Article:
Addressing the growing concern for the long-term effects of plastic materials in nature, Carlsberg is working on a new type of beer bottle that is cast from wood fibre, biodegradable, and 100 percent sustainable.
We have already developed plastic materials that do not pollute during incineration – however more often than not, these materials find their way to different parts of nature where the time span for decomposition is lengthy. There is also growing concern for the long-term effect of micro plastic ending up in oceans after the actual plastic material has decayed and been absorbed in the ecosystem.
Because of the many environmental challenges related to plastic, the Innovation Fund invested roughly DKK 15 million in a development project in 2015 where Carlsberg, the Danish packaging company EcoXpac, and Technical University of Denmark (DTU) collaborated in order to develop a beer bottle made of sustainably sourced wood fibre.
In cooperation with DTU, EcoXpac has developed new methods for casting. In one step, they cast entire bottles from wood fibre – making the process fast, cheap and energy-efficient compared to existing casting processes. The interior coating is also biodegradable and, thus, in accordance with the demands from the food industry.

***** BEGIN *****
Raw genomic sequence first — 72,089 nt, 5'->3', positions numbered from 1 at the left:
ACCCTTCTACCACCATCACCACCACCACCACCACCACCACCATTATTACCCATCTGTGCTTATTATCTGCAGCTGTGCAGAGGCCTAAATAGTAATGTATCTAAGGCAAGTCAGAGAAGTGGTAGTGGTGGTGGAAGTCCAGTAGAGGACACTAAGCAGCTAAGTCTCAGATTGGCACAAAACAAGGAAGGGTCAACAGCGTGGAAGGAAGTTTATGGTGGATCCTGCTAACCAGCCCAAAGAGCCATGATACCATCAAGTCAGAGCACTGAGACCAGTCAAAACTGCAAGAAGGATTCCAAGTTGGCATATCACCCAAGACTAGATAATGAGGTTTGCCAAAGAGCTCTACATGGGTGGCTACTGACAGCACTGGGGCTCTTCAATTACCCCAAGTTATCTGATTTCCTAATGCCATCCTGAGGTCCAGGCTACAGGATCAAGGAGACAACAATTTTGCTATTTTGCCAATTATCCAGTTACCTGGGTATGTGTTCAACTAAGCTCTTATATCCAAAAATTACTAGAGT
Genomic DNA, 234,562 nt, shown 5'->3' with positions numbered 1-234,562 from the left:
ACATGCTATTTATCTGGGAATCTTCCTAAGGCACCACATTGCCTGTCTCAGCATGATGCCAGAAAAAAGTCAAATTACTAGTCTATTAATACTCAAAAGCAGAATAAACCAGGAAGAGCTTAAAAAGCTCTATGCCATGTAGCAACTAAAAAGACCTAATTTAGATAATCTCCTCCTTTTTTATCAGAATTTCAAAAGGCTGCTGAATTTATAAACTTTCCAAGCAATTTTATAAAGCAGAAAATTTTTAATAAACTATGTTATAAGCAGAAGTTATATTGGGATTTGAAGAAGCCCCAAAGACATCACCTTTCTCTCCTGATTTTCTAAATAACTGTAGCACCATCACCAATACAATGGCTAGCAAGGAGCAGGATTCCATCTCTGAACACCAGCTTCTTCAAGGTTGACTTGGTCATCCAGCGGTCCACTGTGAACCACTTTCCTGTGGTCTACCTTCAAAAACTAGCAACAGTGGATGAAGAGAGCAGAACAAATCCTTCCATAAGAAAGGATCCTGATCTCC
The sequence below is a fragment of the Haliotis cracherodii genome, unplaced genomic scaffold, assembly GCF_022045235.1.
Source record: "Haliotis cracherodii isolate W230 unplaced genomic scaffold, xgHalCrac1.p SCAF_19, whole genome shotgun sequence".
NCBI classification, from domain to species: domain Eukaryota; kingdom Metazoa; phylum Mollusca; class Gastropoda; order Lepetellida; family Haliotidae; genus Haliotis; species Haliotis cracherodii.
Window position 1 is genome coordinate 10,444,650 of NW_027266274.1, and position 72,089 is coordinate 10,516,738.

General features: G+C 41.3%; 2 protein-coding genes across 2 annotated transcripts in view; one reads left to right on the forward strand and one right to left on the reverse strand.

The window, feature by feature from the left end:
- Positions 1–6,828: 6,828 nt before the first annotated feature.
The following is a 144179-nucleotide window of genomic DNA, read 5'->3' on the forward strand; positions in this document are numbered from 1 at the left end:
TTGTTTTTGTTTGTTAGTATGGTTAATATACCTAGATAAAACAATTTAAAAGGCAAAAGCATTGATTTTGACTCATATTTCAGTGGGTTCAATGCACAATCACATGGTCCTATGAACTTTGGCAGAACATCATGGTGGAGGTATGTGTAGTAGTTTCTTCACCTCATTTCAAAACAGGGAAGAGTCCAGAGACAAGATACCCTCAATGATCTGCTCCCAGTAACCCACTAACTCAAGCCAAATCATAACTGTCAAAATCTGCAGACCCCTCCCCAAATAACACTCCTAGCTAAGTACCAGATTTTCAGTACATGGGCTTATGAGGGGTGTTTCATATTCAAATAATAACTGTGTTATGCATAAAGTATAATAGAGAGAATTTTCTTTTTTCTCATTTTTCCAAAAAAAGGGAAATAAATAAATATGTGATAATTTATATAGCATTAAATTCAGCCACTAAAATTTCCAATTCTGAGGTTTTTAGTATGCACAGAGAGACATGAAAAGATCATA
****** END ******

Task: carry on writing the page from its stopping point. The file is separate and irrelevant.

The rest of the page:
– The new bottle is a milestone in the project, and, with a new physical prototype, the point of communicating the fiber bottle to consumers gets easier. The prototype also shows how we can use innovation and design to develop products for a better future, says the Sustainabbility Director at Carlsberg, Simon Boas Hoffmeyer in a press release.
The ambition is to take the bottle’s fibres from responsibly driven locations where they replant trees at the same rate as they harvest. If the bottle ends out in nature, it will decompose without harming the environment. In addition, the objective for the bottle is for it to have a waste treatment system similar to the one that presently exists.
Still, the companies need to overcome additional technical challenges in order for the Green Fiber Bottle to reach the goal of 100 percent sustainable innovation. They expect the bottle to be ready for testing as early as 2018.